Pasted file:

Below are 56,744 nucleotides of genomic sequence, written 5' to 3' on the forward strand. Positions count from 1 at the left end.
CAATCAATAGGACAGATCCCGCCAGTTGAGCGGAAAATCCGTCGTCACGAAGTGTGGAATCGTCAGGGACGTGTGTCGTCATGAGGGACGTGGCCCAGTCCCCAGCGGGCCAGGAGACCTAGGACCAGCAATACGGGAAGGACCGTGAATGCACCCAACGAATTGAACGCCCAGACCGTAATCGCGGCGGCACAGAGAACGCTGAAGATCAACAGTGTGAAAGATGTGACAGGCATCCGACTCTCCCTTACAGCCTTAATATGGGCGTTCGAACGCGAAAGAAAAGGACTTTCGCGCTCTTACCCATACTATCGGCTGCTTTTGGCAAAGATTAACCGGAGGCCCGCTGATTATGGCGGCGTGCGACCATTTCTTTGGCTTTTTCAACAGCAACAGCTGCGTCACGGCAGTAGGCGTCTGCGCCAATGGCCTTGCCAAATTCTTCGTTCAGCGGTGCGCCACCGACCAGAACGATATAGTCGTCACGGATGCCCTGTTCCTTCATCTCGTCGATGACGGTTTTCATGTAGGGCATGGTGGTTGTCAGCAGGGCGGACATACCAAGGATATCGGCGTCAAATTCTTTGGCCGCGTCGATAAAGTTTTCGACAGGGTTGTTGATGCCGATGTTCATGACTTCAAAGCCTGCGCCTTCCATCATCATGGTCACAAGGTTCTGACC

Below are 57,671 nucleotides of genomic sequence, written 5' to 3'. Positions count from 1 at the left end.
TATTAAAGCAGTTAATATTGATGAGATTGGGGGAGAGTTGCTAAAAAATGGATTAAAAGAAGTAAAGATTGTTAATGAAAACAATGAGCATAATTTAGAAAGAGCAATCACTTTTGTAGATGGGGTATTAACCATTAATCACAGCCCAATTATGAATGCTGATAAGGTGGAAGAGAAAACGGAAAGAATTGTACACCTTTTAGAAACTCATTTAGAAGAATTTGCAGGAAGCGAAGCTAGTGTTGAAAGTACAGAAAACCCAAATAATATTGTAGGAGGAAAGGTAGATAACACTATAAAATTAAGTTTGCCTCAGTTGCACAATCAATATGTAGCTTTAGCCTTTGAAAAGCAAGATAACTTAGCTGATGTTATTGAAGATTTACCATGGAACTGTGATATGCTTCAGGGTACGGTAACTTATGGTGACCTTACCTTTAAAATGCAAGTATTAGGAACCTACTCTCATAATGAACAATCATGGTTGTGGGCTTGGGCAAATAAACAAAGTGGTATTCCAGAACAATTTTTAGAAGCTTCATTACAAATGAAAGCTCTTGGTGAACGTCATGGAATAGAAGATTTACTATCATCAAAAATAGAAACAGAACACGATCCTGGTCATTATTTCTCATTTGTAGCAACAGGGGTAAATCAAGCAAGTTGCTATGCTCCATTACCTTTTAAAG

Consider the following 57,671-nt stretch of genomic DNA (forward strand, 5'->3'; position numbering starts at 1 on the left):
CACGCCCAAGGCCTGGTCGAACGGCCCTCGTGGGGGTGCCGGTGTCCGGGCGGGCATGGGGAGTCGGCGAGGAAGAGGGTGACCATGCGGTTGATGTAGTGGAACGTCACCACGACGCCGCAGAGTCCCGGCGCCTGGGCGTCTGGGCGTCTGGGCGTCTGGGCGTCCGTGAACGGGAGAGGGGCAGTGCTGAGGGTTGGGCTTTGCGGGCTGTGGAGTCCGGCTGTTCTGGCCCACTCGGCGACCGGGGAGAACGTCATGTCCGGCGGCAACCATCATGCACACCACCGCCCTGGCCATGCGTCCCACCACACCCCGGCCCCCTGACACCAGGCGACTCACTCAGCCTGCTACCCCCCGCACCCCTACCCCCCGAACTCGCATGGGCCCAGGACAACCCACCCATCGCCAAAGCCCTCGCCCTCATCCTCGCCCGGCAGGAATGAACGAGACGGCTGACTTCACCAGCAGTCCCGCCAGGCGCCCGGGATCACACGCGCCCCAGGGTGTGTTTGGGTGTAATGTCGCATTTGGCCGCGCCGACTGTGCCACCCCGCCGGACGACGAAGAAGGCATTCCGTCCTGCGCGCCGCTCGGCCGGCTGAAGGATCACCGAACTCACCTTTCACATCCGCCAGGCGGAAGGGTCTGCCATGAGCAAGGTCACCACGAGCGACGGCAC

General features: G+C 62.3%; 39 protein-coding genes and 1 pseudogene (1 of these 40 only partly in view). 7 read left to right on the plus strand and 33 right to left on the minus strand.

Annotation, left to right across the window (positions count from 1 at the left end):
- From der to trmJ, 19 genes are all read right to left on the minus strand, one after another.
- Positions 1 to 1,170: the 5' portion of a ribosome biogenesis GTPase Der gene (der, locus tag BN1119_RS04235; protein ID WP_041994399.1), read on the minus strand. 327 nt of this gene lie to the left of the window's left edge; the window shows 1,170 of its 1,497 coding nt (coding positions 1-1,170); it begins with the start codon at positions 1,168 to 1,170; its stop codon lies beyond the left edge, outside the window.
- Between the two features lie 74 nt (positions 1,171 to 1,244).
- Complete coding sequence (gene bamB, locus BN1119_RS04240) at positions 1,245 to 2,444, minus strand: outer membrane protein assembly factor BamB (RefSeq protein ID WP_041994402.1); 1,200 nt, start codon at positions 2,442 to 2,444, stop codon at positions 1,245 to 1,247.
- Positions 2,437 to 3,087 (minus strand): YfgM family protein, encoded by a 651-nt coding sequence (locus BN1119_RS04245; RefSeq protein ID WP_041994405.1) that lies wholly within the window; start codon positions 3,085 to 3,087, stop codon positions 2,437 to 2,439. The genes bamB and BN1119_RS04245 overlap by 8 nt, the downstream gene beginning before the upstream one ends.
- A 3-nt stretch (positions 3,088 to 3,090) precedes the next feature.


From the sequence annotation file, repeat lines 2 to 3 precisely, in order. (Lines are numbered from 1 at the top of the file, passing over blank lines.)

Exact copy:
CAATCAATAGGACAGATCCCGCCAGTTGAGCGGAAAATCCGTCGTCACGAAGTGTGGAATCGTCAGGGACGTGTGTCGTCATGAGGGACGTGGCCCAGTCCCCAGCGGGCCAGGAGACCTAGGACCAGCAATACGGGAAGGACCGTGAATGCACCCAACGAATTGAACGCCCAGACCGTAATCGCGGCGGCACAGAGAACGCTGAAGATCAACAGTGTGAAAGATGTGACAGGCATCCGACTCTCCCTTACAGCCTTAATATGGGCGTTCGAACGCGAAAGAAAAGGACTTTCGCGCTCTTACCCATACTATCGGCTGCTTTTGGCAAAGATTAACCGGAGGCCCGCTGATTATGGCGGCGTGCGACCATTTCTTTGGCTTTTTCAACAGCAACAGCTGCGTCACGGCAGTAGGCGTCTGCGCCAATGGCCTTGCCAAATTCTTCGTTCAGCGGTGCGCCACCGACCAGAACGATATAGTCGTCACGGATGCCCTGTTCCTTCATCTCGTCGATGACGGTTTTCATGTAGGGCATGGTGGTTGTCAGCAGGGCGGACATACCAAGGATATCGGCGTCAAATTCTTTGGCCGCGTCGATAAAGTTTTCGACAGGGTTGTTGATGCCGATGTTCATGACTTCAAAGCCTGCGCCTTCCATCATCATGGTCACAAGGTTCTGACC

Below are 57,671 nucleotides of genomic sequence, written 5' to 3'. Positions count from 1 at the left end.